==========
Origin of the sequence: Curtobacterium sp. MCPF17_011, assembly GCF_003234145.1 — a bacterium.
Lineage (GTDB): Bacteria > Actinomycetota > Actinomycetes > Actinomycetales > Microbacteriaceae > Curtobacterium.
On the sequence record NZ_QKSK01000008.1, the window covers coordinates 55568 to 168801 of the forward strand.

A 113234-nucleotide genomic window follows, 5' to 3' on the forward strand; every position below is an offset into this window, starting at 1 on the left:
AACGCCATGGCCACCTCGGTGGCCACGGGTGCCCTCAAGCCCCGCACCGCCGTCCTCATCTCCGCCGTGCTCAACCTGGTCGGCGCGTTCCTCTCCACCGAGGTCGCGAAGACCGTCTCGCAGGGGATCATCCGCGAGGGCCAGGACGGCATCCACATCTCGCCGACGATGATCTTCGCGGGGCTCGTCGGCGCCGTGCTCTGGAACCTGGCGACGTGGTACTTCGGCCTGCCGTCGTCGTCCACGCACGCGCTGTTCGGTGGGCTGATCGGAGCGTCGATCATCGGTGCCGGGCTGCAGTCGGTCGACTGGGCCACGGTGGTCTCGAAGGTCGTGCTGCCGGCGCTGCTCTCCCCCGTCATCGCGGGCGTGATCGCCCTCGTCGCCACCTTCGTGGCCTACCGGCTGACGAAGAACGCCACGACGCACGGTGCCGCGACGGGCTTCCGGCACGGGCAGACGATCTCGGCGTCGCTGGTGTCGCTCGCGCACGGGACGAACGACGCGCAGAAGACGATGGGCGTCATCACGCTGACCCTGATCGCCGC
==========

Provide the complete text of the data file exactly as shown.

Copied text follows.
Origin of the sequence: Curtobacterium sp. MCPF17_011, assembly GCF_003234145.1 — a bacterium.
Lineage (GTDB): Bacteria > Actinomycetota > Actinomycetes > Actinomycetales > Microbacteriaceae > Curtobacterium.
On the sequence record NZ_QKSK01000008.1, the window covers coordinates 55568 to 168801 of the forward strand.

A 113234-nucleotide genomic window follows, 5' to 3' on the forward strand; every position below is an offset into this window, starting at 1 on the left:
AACGCCATGGCCACCTCGGTGGCCACGGGTGCCCTCAAGCCCCGCACCGCCGTCCTCATCTCCGCCGTGCTCAACCTGGTCGGCGCGTTCCTCTCCACCGAGGTCGCGAAGACCGTCTCGCAGGGGATCATCCGCGAGGGCCAGGACGGCATCCACATCTCGCCGACGATGATCTTCGCGGGGCTCGTCGGCGCCGTGCTCTGGAACCTGGCGACGTGGTACTTCGGCCTGCCGTCGTCGTCCACGCACGCGCTGTTCGGTGGGCTGATCGGAGCGTCGATCATCGGTGCCGGGCTGCAGTCGGTCGACTGGGCCACGGTGGTCTCGAAGGTCGTGCTGCCGGCGCTGCTCTCCCCCGTCATCGCGGGCGTGATCGCCCTCGTCGCCACCTTCGTGGCCTACCGGCTGACGAAGAACGCCACGACGCACGGTGCCGCGACGGGCTTCCGGCACGGGCAGACGATCTCGGCGTCGCTGGTGTCGCTCGCGCACGGGACGAACGACGCGCAGAAGACGATGGGCGTCATCACGCTGACCCTGATCGCCGC